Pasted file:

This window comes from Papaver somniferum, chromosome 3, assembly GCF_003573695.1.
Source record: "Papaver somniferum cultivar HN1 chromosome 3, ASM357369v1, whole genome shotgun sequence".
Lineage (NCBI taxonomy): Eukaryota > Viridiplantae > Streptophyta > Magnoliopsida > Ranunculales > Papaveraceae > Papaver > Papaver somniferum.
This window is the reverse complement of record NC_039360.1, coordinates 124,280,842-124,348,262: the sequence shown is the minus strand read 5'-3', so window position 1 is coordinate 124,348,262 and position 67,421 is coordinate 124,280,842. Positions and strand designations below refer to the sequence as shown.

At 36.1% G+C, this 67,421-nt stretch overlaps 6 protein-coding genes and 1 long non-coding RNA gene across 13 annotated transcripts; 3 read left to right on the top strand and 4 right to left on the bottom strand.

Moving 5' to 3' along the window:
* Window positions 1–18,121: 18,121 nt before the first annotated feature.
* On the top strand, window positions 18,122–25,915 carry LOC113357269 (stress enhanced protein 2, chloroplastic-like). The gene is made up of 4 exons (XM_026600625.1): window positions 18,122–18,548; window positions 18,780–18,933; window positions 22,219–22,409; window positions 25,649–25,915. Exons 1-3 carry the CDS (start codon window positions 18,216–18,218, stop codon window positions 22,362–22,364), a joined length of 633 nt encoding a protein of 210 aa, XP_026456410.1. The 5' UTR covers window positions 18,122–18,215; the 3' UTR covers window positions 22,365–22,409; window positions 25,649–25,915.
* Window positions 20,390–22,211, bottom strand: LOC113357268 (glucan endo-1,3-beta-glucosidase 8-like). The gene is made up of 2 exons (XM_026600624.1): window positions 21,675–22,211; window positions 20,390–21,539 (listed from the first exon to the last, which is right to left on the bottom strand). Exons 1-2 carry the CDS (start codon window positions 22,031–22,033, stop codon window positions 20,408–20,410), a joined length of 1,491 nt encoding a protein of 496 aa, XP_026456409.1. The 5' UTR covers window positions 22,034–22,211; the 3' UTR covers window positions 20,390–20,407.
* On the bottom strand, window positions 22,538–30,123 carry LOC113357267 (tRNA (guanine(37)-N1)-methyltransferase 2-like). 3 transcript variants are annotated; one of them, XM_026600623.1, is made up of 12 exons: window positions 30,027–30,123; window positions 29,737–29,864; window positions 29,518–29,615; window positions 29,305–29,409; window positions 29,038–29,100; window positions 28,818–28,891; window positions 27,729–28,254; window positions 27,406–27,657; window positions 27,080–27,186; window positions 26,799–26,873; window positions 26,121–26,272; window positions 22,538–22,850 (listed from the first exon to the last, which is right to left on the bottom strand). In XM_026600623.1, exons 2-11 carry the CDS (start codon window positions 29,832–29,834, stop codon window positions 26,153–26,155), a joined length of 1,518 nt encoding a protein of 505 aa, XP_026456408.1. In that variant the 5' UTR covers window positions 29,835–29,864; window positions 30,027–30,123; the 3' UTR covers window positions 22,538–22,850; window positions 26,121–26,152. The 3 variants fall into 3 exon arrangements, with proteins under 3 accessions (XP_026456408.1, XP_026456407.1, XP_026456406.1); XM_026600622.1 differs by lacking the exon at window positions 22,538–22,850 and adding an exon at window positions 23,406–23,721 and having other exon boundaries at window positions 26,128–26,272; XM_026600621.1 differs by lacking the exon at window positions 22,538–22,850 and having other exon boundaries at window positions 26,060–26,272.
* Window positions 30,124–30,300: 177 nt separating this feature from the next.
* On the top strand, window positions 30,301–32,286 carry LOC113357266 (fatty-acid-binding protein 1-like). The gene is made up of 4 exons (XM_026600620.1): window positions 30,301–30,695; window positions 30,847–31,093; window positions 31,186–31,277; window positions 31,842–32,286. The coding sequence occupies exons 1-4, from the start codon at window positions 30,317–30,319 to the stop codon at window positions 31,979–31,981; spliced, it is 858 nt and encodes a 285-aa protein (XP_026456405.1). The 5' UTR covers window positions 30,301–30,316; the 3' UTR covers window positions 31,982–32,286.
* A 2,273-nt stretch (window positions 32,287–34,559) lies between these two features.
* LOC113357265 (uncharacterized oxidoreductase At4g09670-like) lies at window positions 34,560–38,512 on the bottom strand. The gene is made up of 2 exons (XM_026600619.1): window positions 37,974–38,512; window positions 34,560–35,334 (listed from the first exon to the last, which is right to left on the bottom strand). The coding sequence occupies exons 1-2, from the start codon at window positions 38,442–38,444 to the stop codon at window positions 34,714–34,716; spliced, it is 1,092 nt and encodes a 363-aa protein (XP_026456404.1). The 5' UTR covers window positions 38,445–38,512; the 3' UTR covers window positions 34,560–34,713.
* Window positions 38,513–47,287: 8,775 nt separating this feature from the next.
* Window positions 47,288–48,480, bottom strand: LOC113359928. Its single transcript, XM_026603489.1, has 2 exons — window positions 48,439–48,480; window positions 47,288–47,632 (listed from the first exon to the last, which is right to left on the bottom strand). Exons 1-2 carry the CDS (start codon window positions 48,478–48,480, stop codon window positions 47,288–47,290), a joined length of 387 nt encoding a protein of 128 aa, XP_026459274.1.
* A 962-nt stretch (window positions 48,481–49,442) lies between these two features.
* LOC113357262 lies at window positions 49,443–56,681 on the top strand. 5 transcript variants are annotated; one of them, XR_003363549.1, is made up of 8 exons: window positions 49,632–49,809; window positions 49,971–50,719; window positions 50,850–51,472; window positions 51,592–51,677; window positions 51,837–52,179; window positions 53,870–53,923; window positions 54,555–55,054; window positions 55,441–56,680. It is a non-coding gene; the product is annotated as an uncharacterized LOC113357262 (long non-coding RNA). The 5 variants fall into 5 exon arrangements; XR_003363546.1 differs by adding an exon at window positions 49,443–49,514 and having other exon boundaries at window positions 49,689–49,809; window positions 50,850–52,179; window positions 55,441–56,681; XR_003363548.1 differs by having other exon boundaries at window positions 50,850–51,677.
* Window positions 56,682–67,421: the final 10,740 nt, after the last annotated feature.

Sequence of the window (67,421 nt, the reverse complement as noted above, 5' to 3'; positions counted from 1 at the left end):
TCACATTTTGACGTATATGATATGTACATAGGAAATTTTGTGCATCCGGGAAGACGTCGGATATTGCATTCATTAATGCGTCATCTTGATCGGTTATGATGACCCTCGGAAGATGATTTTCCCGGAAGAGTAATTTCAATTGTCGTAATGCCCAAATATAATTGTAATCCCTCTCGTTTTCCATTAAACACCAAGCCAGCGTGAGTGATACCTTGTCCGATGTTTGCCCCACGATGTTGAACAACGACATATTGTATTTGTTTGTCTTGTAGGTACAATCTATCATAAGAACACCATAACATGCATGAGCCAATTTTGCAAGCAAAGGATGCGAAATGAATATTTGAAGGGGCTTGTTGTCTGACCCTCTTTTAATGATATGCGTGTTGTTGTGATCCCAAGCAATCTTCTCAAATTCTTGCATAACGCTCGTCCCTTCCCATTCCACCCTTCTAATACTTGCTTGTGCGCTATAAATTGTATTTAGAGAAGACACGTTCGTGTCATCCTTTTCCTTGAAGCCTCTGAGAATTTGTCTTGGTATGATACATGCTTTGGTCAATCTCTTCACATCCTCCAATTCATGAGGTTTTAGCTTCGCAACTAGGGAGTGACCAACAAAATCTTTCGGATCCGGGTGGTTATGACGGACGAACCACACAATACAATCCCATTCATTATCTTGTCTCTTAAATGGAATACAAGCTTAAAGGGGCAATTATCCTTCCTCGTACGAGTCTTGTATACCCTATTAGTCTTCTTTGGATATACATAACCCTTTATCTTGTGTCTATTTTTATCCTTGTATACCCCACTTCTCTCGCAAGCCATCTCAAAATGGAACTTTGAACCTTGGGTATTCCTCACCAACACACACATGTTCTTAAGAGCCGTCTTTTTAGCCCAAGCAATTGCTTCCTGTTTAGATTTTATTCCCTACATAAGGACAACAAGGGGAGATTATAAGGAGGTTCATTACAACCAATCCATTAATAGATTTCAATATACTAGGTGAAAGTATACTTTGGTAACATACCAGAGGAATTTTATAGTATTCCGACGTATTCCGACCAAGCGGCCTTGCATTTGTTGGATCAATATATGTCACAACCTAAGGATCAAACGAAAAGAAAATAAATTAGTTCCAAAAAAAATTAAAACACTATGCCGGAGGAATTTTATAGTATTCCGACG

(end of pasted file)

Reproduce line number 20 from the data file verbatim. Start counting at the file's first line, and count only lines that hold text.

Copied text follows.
Sequence of the window (67,421 nt, the reverse complement as noted above, 5' to 3'; positions counted from 1 at the left end):